According to a regulatory filing, Smisek has agreed to continue to cooperate during the investigation and will receive a multi-million dollar severance of nearly $5 million, among other life-long benefits and restricted stock options.
United’s unions wasted little time showing support for Smisek’s departure. The machinists’ union announced “The dedicated, hard-working employees at United deserve better than the questionable leadership Jeff Smisek provided,” said General Vice President Sito Pantoja. “We look forward to working with new CEO Oscar Munoz, who we hope will respect the good people at United and provided them the tools to put their airline back on top.” They weren’t alone, as legions of employees openly hated Smisek.
Munoz has plenty to do at United. Operations and on time performance were among the worst in the industry, with executives promising as recently as last week that this time, really, things would be better. And they needed to get better. Despite a booming economy in air travel, United’s profits were minimal compared to its competitors.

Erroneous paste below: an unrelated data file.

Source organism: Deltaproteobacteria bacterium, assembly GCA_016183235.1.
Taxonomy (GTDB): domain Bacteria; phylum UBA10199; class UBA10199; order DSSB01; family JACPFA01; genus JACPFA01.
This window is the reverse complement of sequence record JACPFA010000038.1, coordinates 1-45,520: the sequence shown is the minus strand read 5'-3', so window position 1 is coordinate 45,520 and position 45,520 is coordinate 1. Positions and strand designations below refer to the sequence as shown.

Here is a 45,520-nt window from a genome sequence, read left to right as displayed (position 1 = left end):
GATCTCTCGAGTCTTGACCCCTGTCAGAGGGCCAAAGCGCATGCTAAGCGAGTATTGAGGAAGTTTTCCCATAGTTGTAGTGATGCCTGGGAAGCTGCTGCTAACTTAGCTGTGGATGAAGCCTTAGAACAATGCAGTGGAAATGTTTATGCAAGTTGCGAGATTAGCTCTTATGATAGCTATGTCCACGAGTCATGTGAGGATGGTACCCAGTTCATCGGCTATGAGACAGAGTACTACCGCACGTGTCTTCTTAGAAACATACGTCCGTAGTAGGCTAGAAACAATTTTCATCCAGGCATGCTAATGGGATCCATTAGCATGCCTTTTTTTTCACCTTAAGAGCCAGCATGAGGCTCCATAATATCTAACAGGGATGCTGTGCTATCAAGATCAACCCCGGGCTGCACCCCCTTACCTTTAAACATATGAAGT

As far as the case goes, United Continental general counsel Brett Hart said on a conference call today that the airline’s internal investigation is ongoing, as is the federal probe. United officials declined to comment on the federal investigation other than to say that the airline is continuing to cooperate with it.
As for the United.com outage that was the bad part of United’s day before things became more bad?
New CEO Munoz said he’d heard about the outage at United.com but couldn’t provide any further comment on it at this time.
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Photo credit: A restaurant and people mover at Terminal C at Newark Liberty International Airport. Mitch Altman / Flickr